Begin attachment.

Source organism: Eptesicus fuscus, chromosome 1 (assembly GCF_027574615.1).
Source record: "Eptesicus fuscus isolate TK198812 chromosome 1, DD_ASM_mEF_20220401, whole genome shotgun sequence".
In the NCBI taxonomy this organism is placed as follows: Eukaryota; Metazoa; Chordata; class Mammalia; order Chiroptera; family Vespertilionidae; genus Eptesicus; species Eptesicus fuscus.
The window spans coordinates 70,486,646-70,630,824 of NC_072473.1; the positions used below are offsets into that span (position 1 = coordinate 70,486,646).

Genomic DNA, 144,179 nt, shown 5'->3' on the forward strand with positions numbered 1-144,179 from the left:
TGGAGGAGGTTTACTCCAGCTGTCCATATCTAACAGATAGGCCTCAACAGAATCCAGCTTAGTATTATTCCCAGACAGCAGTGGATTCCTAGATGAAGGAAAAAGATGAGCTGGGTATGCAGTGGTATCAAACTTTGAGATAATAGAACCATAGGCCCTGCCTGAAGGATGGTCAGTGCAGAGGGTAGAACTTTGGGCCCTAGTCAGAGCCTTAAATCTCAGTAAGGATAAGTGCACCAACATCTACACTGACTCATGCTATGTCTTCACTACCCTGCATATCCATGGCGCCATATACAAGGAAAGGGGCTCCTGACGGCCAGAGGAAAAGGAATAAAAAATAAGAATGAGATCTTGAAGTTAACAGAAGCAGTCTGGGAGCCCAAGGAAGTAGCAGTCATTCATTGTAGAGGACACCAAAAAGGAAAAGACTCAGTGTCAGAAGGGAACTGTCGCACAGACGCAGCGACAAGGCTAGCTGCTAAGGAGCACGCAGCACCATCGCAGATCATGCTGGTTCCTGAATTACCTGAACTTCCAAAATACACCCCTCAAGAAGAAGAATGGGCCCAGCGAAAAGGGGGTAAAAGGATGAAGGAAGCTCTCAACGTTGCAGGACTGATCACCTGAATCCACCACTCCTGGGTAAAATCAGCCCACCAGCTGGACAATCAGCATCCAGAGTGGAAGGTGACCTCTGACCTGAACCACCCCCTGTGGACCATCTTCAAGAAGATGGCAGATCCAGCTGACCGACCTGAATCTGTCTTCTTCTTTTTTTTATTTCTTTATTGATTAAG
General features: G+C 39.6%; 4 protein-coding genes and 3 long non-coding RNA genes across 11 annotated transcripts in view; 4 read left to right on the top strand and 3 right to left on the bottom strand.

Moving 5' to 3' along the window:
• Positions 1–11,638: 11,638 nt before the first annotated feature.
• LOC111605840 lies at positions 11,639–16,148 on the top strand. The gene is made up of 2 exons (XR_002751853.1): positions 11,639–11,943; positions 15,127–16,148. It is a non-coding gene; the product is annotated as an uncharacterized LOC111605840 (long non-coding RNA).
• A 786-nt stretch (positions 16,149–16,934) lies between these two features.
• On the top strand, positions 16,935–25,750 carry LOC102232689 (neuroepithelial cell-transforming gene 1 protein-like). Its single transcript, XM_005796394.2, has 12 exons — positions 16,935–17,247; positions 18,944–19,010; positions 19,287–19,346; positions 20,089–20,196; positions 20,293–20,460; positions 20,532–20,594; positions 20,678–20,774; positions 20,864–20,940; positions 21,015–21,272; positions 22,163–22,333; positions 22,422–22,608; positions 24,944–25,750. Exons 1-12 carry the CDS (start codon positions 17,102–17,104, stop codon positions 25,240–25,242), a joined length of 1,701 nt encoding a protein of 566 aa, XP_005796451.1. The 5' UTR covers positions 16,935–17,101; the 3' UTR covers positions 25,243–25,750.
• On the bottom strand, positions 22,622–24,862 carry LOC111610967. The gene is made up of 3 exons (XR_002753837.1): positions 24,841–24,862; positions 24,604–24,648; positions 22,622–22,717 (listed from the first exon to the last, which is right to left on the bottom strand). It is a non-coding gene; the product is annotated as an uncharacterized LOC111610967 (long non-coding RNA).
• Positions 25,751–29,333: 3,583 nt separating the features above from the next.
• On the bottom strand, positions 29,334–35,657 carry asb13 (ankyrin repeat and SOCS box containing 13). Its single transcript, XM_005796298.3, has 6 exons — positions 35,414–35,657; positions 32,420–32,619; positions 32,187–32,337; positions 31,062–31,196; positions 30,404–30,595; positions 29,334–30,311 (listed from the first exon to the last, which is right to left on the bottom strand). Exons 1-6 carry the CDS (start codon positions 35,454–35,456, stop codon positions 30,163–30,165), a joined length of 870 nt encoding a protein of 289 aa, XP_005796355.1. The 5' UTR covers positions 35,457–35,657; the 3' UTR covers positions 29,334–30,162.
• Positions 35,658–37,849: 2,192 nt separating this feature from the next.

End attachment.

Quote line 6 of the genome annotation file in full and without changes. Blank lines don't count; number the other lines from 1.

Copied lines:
TGGAGGAGGTTTACTCCAGCTGTCCATATCTAACAGATAGGCCTCAACAGAATCCAGCTTAGTATTATTCCCAGACAGCAGTGGATTCCTAGATGAAGGAAAAAGATGAGCTGGGTATGCAGTGGTATCAAACTTTGAGATAATAGAACCATAGGCCCTGCCTGAAGGATGGTCAGTGCAGAGGGTAGAACTTTGGGCCCTAGTCAGAGCCTTAAATCTCAGTAAGGATAAGTGCACCAACATCTACACTGACTCATGCTATGTCTTCACTACCCTGCATATCCATGGCGCCATATACAAGGAAAGGGGCTCCTGACGGCCAGAGGAAAAGGAATAAAAAATAAGAATGAGATCTTGAAGTTAACAGAAGCAGTCTGGGAGCCCAAGGAAGTAGCAGTCATTCATTGTAGAGGACACCAAAAAGGAAAAGACTCAGTGTCAGAAGGGAACTGTCGCACAGACGCAGCGACAAGGCTAGCTGCTAAGGAGCACGCAGCACCATCGCAGATCATGCTGGTTCCTGAATTACCTGAACTTCCAAAATACACCCCTCAAGAAGAAGAATGGGCCCAGCGAAAAGGGGGTAAAAGGATGAAGGAAGCTCTCAACGTTGCAGGACTGATCACCTGAATCCACCACTCCTGGGTAAAATCAGCCCACCAGCTGGACAATCAGCATCCAGAGTGGAAGGTGACCTCTGACCTGAACCACCCCCTGTGGACCATCTTCAAGAAGATGGCAGATCCAGCTGACCGACCTGAATCTGTCTTCTTCTTTTTTTTATTTCTTTATTGATTAAG